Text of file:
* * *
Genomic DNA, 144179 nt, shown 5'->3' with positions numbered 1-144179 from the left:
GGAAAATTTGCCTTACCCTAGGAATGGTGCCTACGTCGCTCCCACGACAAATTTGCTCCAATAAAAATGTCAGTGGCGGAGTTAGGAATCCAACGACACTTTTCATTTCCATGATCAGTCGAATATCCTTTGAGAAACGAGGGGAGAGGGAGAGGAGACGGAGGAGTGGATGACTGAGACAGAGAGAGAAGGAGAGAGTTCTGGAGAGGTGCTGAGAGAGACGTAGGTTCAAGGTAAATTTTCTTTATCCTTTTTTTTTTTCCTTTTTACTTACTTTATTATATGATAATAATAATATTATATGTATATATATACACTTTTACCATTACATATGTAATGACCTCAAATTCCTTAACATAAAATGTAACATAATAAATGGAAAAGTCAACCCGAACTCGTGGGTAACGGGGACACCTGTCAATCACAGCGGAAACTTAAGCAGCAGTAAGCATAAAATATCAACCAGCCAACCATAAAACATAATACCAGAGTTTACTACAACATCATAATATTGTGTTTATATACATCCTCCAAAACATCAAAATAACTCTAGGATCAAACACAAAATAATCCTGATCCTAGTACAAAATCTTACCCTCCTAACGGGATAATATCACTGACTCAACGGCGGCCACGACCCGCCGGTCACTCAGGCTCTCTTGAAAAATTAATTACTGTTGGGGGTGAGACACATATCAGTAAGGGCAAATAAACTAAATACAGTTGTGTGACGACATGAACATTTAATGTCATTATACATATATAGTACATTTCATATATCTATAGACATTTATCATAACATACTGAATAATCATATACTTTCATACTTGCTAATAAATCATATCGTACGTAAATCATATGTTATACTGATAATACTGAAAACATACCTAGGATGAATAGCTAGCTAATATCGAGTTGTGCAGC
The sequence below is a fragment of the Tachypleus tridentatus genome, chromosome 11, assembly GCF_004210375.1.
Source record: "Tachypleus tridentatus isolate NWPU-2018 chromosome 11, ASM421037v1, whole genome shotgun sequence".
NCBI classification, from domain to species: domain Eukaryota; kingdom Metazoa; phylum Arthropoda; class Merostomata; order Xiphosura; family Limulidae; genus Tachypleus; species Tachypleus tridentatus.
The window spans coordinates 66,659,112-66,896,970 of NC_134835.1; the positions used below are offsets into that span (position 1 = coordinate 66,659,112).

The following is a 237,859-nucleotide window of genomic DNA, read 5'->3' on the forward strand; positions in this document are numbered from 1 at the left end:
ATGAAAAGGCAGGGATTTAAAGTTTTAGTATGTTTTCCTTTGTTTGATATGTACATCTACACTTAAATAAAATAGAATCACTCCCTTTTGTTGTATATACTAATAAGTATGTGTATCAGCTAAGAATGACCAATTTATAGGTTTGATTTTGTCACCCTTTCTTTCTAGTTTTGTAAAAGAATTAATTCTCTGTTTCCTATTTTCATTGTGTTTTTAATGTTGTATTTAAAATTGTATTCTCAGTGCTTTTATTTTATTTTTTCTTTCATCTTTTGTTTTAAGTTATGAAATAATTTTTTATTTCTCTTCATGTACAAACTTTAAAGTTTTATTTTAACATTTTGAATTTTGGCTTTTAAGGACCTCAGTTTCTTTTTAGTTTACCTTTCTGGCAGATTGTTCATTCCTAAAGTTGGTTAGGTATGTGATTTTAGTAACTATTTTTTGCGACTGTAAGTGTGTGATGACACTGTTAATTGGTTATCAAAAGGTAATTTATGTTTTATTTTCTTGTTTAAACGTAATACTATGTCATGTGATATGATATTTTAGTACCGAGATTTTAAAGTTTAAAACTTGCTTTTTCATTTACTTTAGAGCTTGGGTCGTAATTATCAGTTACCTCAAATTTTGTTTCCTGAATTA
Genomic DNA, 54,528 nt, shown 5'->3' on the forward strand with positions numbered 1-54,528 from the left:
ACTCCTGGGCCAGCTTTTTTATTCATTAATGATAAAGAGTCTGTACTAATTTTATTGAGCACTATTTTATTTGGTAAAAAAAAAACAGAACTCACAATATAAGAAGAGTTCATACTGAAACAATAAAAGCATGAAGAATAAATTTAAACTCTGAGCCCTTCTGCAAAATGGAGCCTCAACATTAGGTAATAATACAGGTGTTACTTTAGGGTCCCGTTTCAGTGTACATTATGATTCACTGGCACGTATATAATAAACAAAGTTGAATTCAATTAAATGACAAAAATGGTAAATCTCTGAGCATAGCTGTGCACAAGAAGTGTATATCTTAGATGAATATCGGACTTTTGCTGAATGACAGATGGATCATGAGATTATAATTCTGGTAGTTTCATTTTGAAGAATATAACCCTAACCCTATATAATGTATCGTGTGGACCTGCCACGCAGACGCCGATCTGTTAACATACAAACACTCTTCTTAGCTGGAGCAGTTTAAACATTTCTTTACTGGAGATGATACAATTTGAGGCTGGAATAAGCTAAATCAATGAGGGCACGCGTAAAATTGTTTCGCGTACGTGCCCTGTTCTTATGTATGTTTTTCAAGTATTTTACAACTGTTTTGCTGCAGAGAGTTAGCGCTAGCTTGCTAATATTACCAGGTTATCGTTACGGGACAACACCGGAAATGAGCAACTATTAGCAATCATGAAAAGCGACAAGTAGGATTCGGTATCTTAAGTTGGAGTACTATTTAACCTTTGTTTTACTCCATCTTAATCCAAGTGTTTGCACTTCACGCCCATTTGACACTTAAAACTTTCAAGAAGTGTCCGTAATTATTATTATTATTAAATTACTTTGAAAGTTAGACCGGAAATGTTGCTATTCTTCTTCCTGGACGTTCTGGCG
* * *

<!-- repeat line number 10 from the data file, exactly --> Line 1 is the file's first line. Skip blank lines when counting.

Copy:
ACTCCTGGGCCAGCTTTTTTATTCATTAATGATAAAGAGTCTGTACTAATTTTATTGAGCACTATTTTATTTGGTAAAAAAAAAACAGAACTCACAATATAAGAAGAGTTCATACTGAAACAATAAAAGCATGAAGAATAAATTTAAACTCTGAGCCCTTCTGCAAAATGGAGCCTCAACATTAGGTAATAATACAGGTGTTACTTTAGGGTCCCGTTTCAGTGTACATTATGATTCACTGGCACGTATATAATAAACAAAGTTGAATTCAATTAAATGACAAAAATGGTAAATCTCTGAGCATAGCTGTGCACAAGAAGTGTATATCTTAGATGAATATCGGACTTTTGCTGAATGACAGATGGATCATGAGATTATAATTCTGGTAGTTTCATTTTGAAGAATATAACCCTAACCCTATATAATGTATCGTGTGGACCTGCCACGCAGACGCCGATCTGTTAACATACAAACACTCTTCTTAGCTGGAGCAGTTTAAACATTTCTTTACTGGAGATGATACAATTTGAGGCTGGAATAAGCTAAATCAATGAGGGCACGCGTAAAATTGTTTCGCGTACGTGCCCTGTTCTTATGTATGTTTTTCAAGTATTTTACAACTGTTTTGCTGCAGAGAGTTAGCGCTAGCTTGCTAATATTACCAGGTTATCGTTACGGGACAACACCGGAAATGAGCAACTATTAGCAATCATGAAAAGCGACAAGTAGGATTCGGTATCTTAAGTTGGAGTACTATTTAACCTTTGTTTTACTCCATCTTAATCCAAGTGTTTGCACTTCACGCCCATTTGACACTTAAAACTTTCAAGAAGTGTCCGTAATTATTATTATTATTAAATTACTTTGAAAGTTAGACCGGAAATGTTGCTATTCTTCTTCCTGGACGTTCTGGCG